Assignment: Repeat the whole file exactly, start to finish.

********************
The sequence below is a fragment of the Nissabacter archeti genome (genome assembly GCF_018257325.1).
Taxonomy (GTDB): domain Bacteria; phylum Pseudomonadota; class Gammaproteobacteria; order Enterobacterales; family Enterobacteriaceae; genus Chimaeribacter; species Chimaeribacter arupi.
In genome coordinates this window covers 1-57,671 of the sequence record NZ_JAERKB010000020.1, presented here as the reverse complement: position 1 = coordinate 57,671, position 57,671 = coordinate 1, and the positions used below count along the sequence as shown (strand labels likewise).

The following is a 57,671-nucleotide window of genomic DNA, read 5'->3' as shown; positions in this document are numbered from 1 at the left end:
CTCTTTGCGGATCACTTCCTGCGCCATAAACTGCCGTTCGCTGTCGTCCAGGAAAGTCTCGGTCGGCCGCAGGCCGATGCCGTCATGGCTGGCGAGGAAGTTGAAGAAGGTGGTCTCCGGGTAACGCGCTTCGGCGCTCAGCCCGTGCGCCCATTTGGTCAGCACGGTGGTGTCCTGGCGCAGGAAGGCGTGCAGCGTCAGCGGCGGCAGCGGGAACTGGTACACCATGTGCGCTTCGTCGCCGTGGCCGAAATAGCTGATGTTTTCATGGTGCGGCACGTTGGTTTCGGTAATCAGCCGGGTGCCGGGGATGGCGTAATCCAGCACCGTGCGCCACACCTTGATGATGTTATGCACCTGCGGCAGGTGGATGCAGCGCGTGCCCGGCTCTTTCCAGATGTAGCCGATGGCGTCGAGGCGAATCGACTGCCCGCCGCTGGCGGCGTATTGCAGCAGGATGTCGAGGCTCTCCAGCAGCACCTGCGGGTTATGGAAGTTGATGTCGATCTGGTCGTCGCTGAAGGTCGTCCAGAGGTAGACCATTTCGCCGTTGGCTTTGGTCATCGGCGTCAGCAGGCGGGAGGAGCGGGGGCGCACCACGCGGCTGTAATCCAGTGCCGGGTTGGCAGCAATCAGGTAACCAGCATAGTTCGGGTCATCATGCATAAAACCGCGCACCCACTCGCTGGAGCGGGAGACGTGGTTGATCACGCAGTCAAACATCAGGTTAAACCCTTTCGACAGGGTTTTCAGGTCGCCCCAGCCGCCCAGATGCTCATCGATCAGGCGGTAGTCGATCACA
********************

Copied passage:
The sequence below is a fragment of the Nissabacter archeti genome (genome assembly GCF_018257325.1).
Taxonomy (GTDB): domain Bacteria; phylum Pseudomonadota; class Gammaproteobacteria; order Enterobacterales; family Enterobacteriaceae; genus Chimaeribacter; species Chimaeribacter arupi.
In genome coordinates this window covers 1-57,671 of the sequence record NZ_JAERKB010000020.1, presented here as the reverse complement: position 1 = coordinate 57,671, position 57,671 = coordinate 1, and the positions used below count along the sequence as shown (strand labels likewise).

The following is a 57,671-nucleotide window of genomic DNA, read 5'->3' as shown; positions in this document are numbered from 1 at the left end:
CTCTTTGCGGATCACTTCCTGCGCCATAAACTGCCGTTCGCTGTCGTCCAGGAAAGTCTCGGTCGGCCGCAGGCCGATGCCGTCATGGCTGGCGAGGAAGTTGAAGAAGGTGGTCTCCGGGTAACGCGCTTCGGCGCTCAGCCCGTGCGCCCATTTGGTCAGCACGGTGGTGTCCTGGCGCAGGAAGGCGTGCAGCGTCAGCGGCGGCAGCGGGAACTGGTACACCATGTGCGCTTCGTCGCCGTGGCCGAAATAGCTGATGTTTTCATGGTGCGGCACGTTGGTTTCGGTAATCAGCCGGGTGCCGGGGATGGCGTAATCCAGCACCGTGCGCCACACCTTGATGATGTTATGCACCTGCGGCAGGTGGATGCAGCGCGTGCCCGGCTCTTTCCAGATGTAGCCGATGGCGTCGAGGCGAATCGACTGCCCGCCGCTGGCGGCGTATTGCAGCAGGATGTCGAGGCTCTCCAGCAGCACCTGCGGGTTATGGAAGTTGATGTCGATCTGGTCGTCGCTGAAGGTCGTCCAGAGGTAGACCATTTCGCCGTTGGCTTTGGTCATCGGCGTCAGCAGGCGGGAGGAGCGGGGGCGCACCACGCGGCTGTAATCCAGTGCCGGGTTGGCAGCAATCAGGTAACCAGCATAGTTCGGGTCATCATGCATAAAACCGCGCACCCACTCGCTGGAGCGGGAGACGTGGTTGATCACGCAGTCAAACATCAGGTTAAACCCTTTCGACAGGGTTTTCAGGTCGCCCCAGCCGCCCAGATGCTCATCGATCAGGCGGTAGTCGATCACA